NCDP CLIPS FOR July 10, 2014


July 10, 2014


NC Sen. Hagan reports $3.6M raised in 2nd quarter: Hagan’s campaign said Thursday she raised more than $3.6 million during the second quarter. The campaign said it will report to federal officials that it had more than $8.7 million in cash June 30. Read more here.


Senators Walk Out of Budget Meeting: Wednesday, state House and Senate members made clear just how far apart they are on teacher pay raises and the state budget. In an open meeting intended to shore up their differences, Republicans on both sides dug in their heels. So much so, the Senate walked out at one point. Read more here.

State senator says voting bill ballooned from 16 to 57 pages: State Sen. Dan Blue, D-Wake, testified this afternoon in U.S. District Court that the first time he learned of a new proposal to reform the state’s election law was on the day it came before the Senate Rules Committee. Read more here.

Tillis and Berger: A tale of two leaders: Humility and modesty may be a politician’s strongest attributes. Unfortunately, not many of them possess much of either. More often, we see strutting and self-aggrandizement that may carry political capital within the bubble of the political establishment but has the effect of turning off the people they are elected to represent. Watching the General Assembly is a case in point. Read more here.

Geologist: Test drilling in Davie shale basin ‘a joke’: Sen. Andrew Brock, R-Davie, wants his county included in the discussion, pushing through an amendment to the Senate’s proposed budget that would widen state-financed test drilling to include the Davie basin. Thayer, who worked as an exploration geologist for oil companies and now works as a consultant, said his research did not indicate the presence of black shale, an indicator of the potential for natural gas within a shale basin. Read more here.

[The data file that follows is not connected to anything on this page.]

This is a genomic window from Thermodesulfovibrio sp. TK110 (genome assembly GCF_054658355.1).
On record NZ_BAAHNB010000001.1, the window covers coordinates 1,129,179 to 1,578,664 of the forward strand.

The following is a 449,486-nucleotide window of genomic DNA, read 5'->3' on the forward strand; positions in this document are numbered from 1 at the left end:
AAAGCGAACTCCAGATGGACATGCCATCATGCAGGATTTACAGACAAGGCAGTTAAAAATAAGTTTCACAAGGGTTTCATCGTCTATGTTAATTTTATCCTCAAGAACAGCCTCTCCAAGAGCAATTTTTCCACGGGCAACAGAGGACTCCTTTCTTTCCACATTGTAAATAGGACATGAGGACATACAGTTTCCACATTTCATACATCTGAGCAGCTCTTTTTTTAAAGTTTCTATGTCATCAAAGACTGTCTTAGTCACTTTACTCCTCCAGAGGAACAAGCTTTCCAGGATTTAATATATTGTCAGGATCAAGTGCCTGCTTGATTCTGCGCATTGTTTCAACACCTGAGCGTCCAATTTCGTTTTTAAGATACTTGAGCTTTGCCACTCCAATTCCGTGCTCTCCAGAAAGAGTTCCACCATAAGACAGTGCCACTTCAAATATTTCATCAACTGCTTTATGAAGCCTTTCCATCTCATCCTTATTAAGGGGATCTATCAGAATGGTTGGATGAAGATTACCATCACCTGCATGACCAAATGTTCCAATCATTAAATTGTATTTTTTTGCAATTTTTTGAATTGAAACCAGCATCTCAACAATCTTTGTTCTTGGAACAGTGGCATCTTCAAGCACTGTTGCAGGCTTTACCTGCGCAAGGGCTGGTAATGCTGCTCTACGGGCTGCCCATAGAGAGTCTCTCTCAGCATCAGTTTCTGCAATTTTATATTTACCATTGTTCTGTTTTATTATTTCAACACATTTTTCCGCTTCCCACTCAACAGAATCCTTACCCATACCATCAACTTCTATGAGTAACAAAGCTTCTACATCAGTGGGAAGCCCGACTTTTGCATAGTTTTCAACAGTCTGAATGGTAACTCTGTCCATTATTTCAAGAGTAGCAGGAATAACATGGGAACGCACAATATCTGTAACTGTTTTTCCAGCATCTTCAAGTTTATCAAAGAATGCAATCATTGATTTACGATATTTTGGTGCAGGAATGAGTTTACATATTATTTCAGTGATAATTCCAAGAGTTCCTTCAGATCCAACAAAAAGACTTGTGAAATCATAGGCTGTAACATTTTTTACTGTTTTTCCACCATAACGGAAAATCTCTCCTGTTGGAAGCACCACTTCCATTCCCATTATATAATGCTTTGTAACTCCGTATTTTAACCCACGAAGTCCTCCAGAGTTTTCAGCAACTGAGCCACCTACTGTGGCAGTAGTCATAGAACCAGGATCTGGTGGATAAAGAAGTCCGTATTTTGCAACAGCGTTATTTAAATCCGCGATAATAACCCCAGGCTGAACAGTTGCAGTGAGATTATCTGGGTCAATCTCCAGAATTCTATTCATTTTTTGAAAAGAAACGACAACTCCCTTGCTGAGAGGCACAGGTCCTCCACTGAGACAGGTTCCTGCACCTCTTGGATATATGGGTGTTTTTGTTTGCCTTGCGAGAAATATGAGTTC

The problems with NC vouchers and sending public money to private schools: The 2013 decision by the General Assembly to provide public tax dollars in the form of vouchers to private, selective academies violates the N.C. Constitution as well as the U.S. Constitution; the former says plainly enough that public school money is exclusively for public schools. Read more here.

Courtroom Drama: Voting Rights Paid for in Blood Under Siege in North Carolina: At the U.S. District Court in Winston-Salem, Rick Glazier, a Democratic state legislator, took the witness stand on Tuesday, the second morning of a hearing on North Carolina’s restrictive new voting law, the enforcement of which the U.S. Department of Justice, the NAACP, and the League of Women Voters are seeking to halt. Read more here.

House Democrats seek vote to extend eugenics deadline: House Minority Leader Larry Hall filed a discharge petition Wednesday to force a vote on a eugenics compensation bill that has been buried in a committee. Hall, a Democrat from Durham, along with several other House Democrats filed House Bill 1241 in May seeking to extend the deadline for submitting eugenics claims by three months. Read more here.


How the Republican Hold on the South Could Collapse: To understand why the Republican Party has come to dominate the South—and why that strength may now be waning—you have to go back to the Civil War. Immediately after the Civil Rights Act, Southern states began to vote Republican in presidential elections. Read more here.

Senate Confirms First-Ever Native American Woman As Federal Judge: The Senate quietly made history on Wednesday night when it confirmed Diane Humetewa as a federal judge — the first Native American woman to ever hold such a post. Read more here.

Meet The First Poor Person Allowed To Testify At Any Of Paul Ryan’s Poverty Hearings: On Wednesday morning at 10 a.m., Rep. Paul Ryan (R-WI) will hold a fifth hearing on poverty and the social safety net. For the first time, a person actually living in poverty will be allowed to testify. Read more here.

Elizabeth Warren’s Question Of Trust Stumps Wall Street Exec: It seems like a simple question. With only 15 percent of Americans trusting the stock market and a declining percentage who invest in it, what can market bosses do to restore the people’s faith? That’s what Sen. Elizabeth Warren (D-Mass.) wanted to know in a Senate Banking Committee hearing on Tuesday. Read more here.


$2.1 million upgrade aims to make Oberlin Road more like a Main Street: Oberlin Road around Cameron Village could soon be getting $2.1 million in new crosswalks, buried power lines and wider, tree-lined sidewalks to give the busy road more of a Main Street feel. Read more here.

Triangle business leaders call for immigration reform: Several Triangle business leaders participated in the National Day of Action on Wednesday, as groups nationwide called on Congress to push forward on stalled immigration reform measures. Read more here.